The invention provides audio messages with vital reliability by use of discrete audio boards for the recording and playback of individual messages. Each audio board contains only one message, and is equipped with a trigger, audio output and push to talk output. Each audio board is also environmentally resilient, meaning that each board will operate in temperatures of greater than 120-degrees Fahrenheit, and less than zero-degrees Fahrenheit, and can operate in other recognized environmental extremes. The messages are triggered by the PLC. Routing the audio output of each board through the NWP, RWP and third relay ASR provide the vital audio functions as shown in FIG. 3, which is a block schematic of one embodiment of the audio message system.
For the Audio 1 message to be transmitted, the NWP must be up, the RWP must be down, and the third relay ASR must be down. This occurs only if the switch is in the normal position and the time is locked. For the Audio 2 message to be transmitted, the NWP must be down, the RWP must be up, and the third relay ASR must be down. This occurs if the switch is in the reverse position and the time is locked. The Audio 3 message, Audio 4 message, and Audio 5 messages can be transmitted at any time.
Accordingly, on a controlled normal move, the only valid message is the Audio 1 message. Any other message will require the train to approach prepared to stop. On a controlled reverse move, the only valid message is the Audio 2 message. All other messages require the train to approach prepared to stop.
FIG. 4 is a block schematic of one embodiment of the vital switch point indicator system. The invention provides switch point position indicators by routing the PLC outputs for green (normal), and yellow (reverse) through the NWP and RWP relays. Thus, preferably, each of the indicators, the audio messages, and the switch locking are all "vital" rated.
In operation, trains approaching an invention-equipped switch to be prepared to stop, unless the switch has been controlled and the correct indication (audio message and/or indicator) has been received. Thus, trains are required to control the location before all movements are made. Although distance from which the location must be controlled vary, the distance is typically two miles and is also typically identified with a passive control sign.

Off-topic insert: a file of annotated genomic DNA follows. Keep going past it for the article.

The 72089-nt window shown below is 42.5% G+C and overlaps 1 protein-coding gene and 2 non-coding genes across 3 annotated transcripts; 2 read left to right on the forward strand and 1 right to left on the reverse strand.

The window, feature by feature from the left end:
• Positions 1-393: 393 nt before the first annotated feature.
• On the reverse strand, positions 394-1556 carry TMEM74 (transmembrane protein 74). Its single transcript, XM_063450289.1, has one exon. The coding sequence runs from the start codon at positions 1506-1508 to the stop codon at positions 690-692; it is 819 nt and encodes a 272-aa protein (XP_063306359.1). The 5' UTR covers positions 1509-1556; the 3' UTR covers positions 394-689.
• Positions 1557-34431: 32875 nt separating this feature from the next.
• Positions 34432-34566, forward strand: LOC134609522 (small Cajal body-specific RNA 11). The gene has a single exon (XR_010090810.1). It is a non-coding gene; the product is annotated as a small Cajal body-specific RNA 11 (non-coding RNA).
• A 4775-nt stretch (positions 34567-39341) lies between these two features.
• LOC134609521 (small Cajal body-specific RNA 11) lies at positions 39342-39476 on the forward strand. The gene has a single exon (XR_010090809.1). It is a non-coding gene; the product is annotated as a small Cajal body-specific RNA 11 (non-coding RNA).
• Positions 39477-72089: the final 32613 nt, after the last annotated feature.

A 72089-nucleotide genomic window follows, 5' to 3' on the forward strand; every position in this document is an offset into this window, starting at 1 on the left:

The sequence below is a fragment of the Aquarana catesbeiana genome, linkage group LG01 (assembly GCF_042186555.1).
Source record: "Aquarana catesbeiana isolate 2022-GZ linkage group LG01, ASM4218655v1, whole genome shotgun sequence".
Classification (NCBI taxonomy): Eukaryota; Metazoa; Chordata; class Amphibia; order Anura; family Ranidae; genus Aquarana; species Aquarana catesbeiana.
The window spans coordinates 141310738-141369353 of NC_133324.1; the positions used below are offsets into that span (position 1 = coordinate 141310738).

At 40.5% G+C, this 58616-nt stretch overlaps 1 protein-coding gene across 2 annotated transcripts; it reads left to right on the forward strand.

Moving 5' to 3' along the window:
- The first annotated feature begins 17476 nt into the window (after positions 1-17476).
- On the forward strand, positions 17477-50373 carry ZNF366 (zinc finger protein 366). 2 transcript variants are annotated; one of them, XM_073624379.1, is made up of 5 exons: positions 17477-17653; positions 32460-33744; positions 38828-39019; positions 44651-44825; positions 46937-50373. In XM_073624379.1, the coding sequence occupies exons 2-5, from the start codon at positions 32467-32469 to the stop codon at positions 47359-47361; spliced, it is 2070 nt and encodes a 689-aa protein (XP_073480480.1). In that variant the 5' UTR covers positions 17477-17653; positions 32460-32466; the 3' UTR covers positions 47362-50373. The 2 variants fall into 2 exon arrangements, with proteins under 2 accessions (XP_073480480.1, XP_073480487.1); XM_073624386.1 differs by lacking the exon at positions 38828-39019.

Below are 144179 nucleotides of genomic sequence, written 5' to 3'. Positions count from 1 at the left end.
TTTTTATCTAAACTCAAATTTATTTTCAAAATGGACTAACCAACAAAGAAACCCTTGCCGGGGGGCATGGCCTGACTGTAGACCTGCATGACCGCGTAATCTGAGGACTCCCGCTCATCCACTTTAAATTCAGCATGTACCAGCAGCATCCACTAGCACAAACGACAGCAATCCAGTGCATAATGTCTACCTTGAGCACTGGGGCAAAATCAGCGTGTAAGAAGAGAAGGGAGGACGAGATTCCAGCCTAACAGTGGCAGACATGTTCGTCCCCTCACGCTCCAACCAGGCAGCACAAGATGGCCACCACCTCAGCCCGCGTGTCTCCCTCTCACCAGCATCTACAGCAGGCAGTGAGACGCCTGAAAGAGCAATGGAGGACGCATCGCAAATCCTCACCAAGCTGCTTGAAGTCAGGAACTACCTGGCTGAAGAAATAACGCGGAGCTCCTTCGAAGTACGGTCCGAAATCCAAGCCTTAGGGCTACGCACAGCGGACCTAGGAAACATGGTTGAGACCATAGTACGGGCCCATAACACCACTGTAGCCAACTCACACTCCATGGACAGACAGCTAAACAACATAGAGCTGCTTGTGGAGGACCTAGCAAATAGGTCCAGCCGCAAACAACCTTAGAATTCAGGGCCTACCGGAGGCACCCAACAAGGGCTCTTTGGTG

Once the location is controlled and in correspondence, the switch is time locked for fifteen (15) minutes. The location cannot be re-controlled until the time expires or is slotted off by the occupancy of the track circuits. Additionally, once the machine is locked, the correct message (Audio 1 or Audio 2) is transmitted and the appropriate indicators are displayed. By operating rule, the failure to receive a correct message including not receiving any message, requires trains to approach the location prepared to stop. If the switch machine fails to achieve correspondence, the Audio 3 message is transmitted, informing the crew that the switch is not lined correctly. Audio 4 is transmitted when using "slow speed switch machines" to inform the crew that the control information has been received and that the switch is moving.
Additional Safety Features
The invention continuously monitors the switch position once the switch has been time locked. Any loss of correspondence triggers the Audio 3 message. This message may optionally be repeated at regular intervals until the switch has been returned to correspondence. This provides continuous advance warning if the switch is tampered with after it has been controlled.
The invention also provides an optional Auto Restore. This feature will automatically return the switch to the normal position after a reverse move. Once the switch has been returned the system broadcasts the Audio 5 message (the switch restored message). The switch is not time locked after a restore and is available immediately for re-control.
Of course, it should be understood that the order of the acts of the algorithms discussed herein may be accomplished in different order depending on the preferences of those skilled in the art, and such acts may be accomplished as software, and that equivalent methods (and portions of methods) having equivalent or substantially similar ends may be substituted, and are readily apparent to those of ordinary skill in the art after reading this disclosure. Furthermore, though the invention has been described with respect to a specific preferred embodiment, many advantages, variations and modifications will become apparent to those skilled in the art upon reading the present application. It is therefore the intention that the appended claims and their equivalents be interpreted as broadly as possible in view of the prior art to include all such variations and modifications.
Patent applications by Donald Coy Beaman, Thornton, TX US